Most modern believers see the success and spread of their religion as the result of spiritual activities such as preaching and conversion. And this is certainly true. But it is equally true that victory in battle has often had a decisive impact in the success or failure of religions.
Throughout ancient and medieval history, most believers maintained that God — or the gods — would grant victory in battle to the faithful. Indeed, it was generally assumed that no one would want to worship a God who could not protect his people. Defeat in battle was viewed either as a failure of a god in the face of more powerful deities or as evidence of the believers' inadequate obedience and devotion to their god.
The rise and fall of ancient religions was often intimately linked to the military success or failure of the believers. Many religions of antiquity no longer exist because of the military collapse of the states that once patronized and sustained them. Few today still worship the gods of Rome, Greece or ancient Egypt, in large part because of the collapse of those ancient empires, with foreign domination bringing the eventual supremacy of foreign gods.
Sometimes, the success or failure of a religion hung in the balance between victory and defeat in a single battle. In the great siege of Jerusalem by the Assyrian king Sennacherib in 701 B.C., for example, King Hezekiah heroically resisted the Assyrians following the prophecies of Isaiah (see 2 Kings 18-19).
Hezekiah's firm military resistance, accompanied by a plague in the Assyrian camp, resulted in the salvation of Jerusalem, and hence, in the continued existence of Judaism as a religion. If the kingdom of Judah had fallen to the Assyrians — as had occurred to their sister kingdom, Israel, in 721 B.C. — it is likely that Judaism would not have survived. And hence Christianity and Islam would never have existed.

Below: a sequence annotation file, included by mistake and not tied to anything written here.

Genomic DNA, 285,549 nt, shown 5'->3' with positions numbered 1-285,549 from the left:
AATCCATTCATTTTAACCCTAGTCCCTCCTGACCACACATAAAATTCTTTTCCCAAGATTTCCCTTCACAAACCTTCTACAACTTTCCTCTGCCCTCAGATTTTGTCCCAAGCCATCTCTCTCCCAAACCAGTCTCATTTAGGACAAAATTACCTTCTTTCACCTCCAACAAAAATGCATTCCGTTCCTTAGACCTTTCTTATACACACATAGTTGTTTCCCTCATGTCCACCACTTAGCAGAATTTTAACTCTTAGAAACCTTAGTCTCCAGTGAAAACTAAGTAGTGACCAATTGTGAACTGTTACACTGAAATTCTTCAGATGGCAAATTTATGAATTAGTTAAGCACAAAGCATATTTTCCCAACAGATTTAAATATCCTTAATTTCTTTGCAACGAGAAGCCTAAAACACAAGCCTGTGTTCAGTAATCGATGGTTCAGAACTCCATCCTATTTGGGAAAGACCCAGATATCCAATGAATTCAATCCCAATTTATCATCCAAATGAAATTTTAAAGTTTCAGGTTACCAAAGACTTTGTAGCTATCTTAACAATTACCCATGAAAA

If the recently converted Christian emperor Constantine had been defeated at the battle of Milvian Bridge in A.D. 312 by his pagan rival Maxentius, it is quite likely that Christianity would not have become the state religion of the Roman Empire — or at least not in the form that it did.
Muhammad, the founder of Islam, was wounded at the battle of Uhud in A.D. 625; if he had been killed, instead, nascent Islam would undoubtedly have ceased to exist.
In Tibet, the military backing of the recently converted Dzungar Mongol warriors in the 17th century helped to establish Lobsang Gyatso, the fifth Dalai Lama, as the supreme ruler of all Tibet.
The amazing conquest of the Aztec empire by the Spanish conquistadors between 1519 and 1521 represented not only the triumph of Spanish imperialism, but the victory of Catholicism over Aztec paganism.
Earlier, the Spanish conquest of Iberia in 1492 ultimately resulted in the expulsion of hundreds of thousands of Jews and Muslims from the region of modern Spain. In the second century A.D., the conquests of northern India, western Iran, Afghanistan and parts of Central Asia by Kanishka, the great Iranian Buddhist king of the Kushan empire, facilitated the spread of Buddhism not only throughout his empire but along the Silk Road into China, as well.
Few today remember that Afghanistan was a predominantly Buddhist country for nearly a thousand years, from the second century B.C. through the Arab conquests in the seventh century A.D.
On other occasions, long-term military conquests could bring significant religious change. Alexander the Great's conquest of the Persian empire in the fourth century B.C. facilitated the spread of Hellenism — Greek language, culture, politics, science and religion. Hence, statues of Greek gods, and of Alexander as a god, have been found from Egypt to Afghanistan.
When Arab Muslim armies conquered most of the Middle East and North Africa in the seventh century, many of the conquered peoples saw the Arabs' unending string of military victories as clear evidence of the reality and power of their one God, Allah. Rapid conversions ensued in many conquered areas, and Islam is one of the most significant religions in the world today.
Thus, although religion today is rightly understood in the nexus of theology, ethics, belief and practices, religions always exist in a specific historical time, space and cultural context. Just as victory or defeat in war can radically transform political and cultural boundaries, the results of war have always had significant impact on the rise, spread, dominance or decay of religions.